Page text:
The opinion of the court was delivered by: Judge Michael R. Barrett
This matter is before the Court upon Plaintiff's Motion for Temporary and Preliminary Injunctive Relief (Doc. 2). On August 23, 2011, this Court held a hearing on Plaintiff's Motion. (Docs. 4, 6.) Both parties filed post-hearing papers: Defendants' Memorandum in Opposition (Doc. 7) and Plaintiff's Post-Hearing Brief (Doc. 8).
Plaintiff Laborers' International Union of North America, Local 534 ("Local 534") represents construction craft laborers performing work in Butler County and Warren County, Ohio. (Doc. 6, Hearing Transcript (8/23/2011) at 11.) During the relevant time frame, Local 534 was involved in a labor dispute with a contractor who was performing work on the Marcum Center Addition/Renovation project located on Miami University's campus in Oxford, Ohio. (Id. at 12-13.) Defendants are Dr. David Hodge, President of the University, and John McCandless, Chief of Miami University Police Department.
Local 534 planned to strike the contractor's job site at the Marcum Center to coincide with the University's campus move-in days on August 18 and 19, 2011. (Id. at 13-14.) On the first day, Local 534 picketed and distributed handbills on the sidewalks parallel to Patterson Avenue without incident. (Id. at 23-24.) Local 534 also inflated a large rat balloon in the same area. (Id. at 69.) In the construction industry, the rat is a symbol of contractors who pay substandard wages and no fringe benefits. (Id. at 14.) Police officers from the University arrived and asked that the rat be deflated. (Id. at 69.) On the second day, Local 534 attempted to inflate the rat in another location along Patterson Avenue. (Id. at 29-31.) However, police officers from the University stopped Local 534 before the rat was unloaded from the truck. (Id. at 40.) The police officers threatened to destroy the rat balloon. (Id. at 18.)
The testimony at the hearing was that the rat itself is 10 to 12 feet wide and 20 to 25 feet tall. (Id. at 25, 27.) There was also testimony that the rat requires a portable generator and is attached with ropes to stakes, which are placed approximately ten feet away from the rat. (Id. at 25-26.)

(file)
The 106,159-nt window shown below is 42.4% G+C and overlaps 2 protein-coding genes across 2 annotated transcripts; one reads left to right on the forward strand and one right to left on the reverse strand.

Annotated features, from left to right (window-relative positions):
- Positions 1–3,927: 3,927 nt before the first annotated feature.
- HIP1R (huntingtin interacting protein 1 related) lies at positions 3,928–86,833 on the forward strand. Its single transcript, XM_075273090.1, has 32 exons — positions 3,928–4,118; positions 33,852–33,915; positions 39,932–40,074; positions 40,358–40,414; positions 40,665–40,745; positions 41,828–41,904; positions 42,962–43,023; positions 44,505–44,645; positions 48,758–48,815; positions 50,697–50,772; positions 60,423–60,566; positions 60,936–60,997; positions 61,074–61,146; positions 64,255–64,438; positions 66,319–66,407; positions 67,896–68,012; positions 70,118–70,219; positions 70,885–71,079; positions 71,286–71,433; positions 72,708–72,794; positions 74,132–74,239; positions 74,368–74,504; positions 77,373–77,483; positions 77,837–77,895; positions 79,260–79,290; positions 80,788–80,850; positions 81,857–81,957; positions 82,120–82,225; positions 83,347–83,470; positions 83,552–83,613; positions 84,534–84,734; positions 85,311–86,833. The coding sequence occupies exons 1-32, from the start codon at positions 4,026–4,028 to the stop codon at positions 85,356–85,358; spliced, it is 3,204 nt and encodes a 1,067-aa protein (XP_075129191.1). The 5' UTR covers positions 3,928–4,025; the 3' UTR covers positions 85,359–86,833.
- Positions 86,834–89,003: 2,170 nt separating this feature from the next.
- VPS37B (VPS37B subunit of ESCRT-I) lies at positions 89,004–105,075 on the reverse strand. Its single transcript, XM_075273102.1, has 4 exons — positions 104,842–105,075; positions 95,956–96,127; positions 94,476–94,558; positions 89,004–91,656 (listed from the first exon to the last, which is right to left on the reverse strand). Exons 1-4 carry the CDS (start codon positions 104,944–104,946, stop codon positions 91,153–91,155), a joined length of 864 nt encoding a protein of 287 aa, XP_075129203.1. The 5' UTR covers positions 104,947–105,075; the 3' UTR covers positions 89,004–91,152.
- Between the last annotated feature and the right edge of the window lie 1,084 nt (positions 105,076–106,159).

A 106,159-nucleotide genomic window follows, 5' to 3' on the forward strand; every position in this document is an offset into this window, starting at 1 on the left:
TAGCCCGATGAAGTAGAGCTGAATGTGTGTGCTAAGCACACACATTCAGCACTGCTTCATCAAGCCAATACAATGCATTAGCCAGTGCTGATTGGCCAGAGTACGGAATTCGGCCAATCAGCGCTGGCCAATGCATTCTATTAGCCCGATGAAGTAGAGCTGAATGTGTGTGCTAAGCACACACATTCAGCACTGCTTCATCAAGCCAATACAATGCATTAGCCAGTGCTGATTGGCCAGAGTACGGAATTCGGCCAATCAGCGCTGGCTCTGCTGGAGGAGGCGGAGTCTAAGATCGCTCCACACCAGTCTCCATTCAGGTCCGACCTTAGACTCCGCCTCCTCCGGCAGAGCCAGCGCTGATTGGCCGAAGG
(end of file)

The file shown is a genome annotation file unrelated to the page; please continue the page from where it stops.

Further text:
While Local 534 was prohibited from displaying its rat balloon on August 18, 2011 and August 19, 2011, for purposes of its Motion, Local 534 only challenges Defendants' actions on August 19. (Doc. 8, at 3.) Local 534 argues that on that day, the location selected by Local 534 was within a sixty-six foot public right-of-way ("the August 19 location") and therefore its display is protected by the First Amendment. Local 534 requests that this Court enjoin Defendants from prohibiting Local 534 from displaying its rat balloon in the August 19 location; and from threatening to seize and destroy Local 534's property.
In determining whether to issue a temporary restraining order, the Court should consider: "(1) whether the movant has a strong likelihood of success on the merits; whether the movant would suffer irreparable injury without the injunction; (3) whether issuance of the injunction would cause substantial harm to others; and (4) whether the public interest would be served by the issuance of the injunction." Hunter v. Hamilton County Bd. of Elections, 635 F.3d 219, 233 (6th Cir. 2011) (quoting Certified Restoration Dry Cleaning Network, L.L.C. v. Tenke Corp., 511 F.3d 535, 542 (6th Cir. 2007)). "The foregoing factors are not prerequisites, but rather are factors which the Court should balance." United States v. Edward Rose & Sons, 384 F.3d 258 (6th Cir. 2004). A temporary restraining order "is an extraordinary remedy which should be granted only if the movant carries his or her burden of proving that the circumstances clearly demand it." See Overstreet v. Lexington-Fayette Urban Cty. Gov't, 305 F. 3d 566, 573 (6th Cir. 2002).
Local 534 brings its First Amendment claim pursuant to 42 U.S.C. § 1983 and also brings a claim for declaratory judgment. The Sixth Circuit has previously found that the use of a portable rat balloon is constitutionally protected expression. See Tucker v. City of Fairfield, 398 F.3d 457, 463 (6th Cir. 2005). As the parties have recognized, Local 534's claims hinge on whether the August 19 location was a traditional public forum or a limited public forum.
"The government is not required to grant access to all who wish to exercise their right to free speech on every type of government property 'without regard to the nature of the property or to the disruption that might be caused by the speaker's activities.'" United Food & Commercial Workers Local 1099 v. City of Sidney, 364 F.3d 738, 746 (6th Cir. 2004) (quoting Cornelius v. NAACP Legal Def. & Educ. Fund., Inc., 473 U.S. 788, 799-800 (1985)). "Rather, the existence of a right of access to government property and the extent to which such access may be limited by the government depend on the character of the property at issue." Id. (citing Perry Educ. Ass'n v. Perry Local Educators' Ass'n, 460 U.S. 37, 44 (1983)). In this regard, the Supreme Court has adopted a forum analysis to determine when "the Government's interest in limiting the use of its property to its intended purpose outweighs the interest of those wishing to use the property for other purposes." Cornelius, 473 U.S. at 800. The Supreme Court has recognized three types of public fora:
(1) the traditional public forum, (2) the designated public forum and (3) the limited public forum. Miller v. City of Cincinnati, 622 F.3d 524, 534 (6th Cir. 2010) (citing Pleasant Grove v. Summum, 129 S.Ct. 1125, 1132 (2009)). The type of forum dictates which constitutional standard for restrictions on ...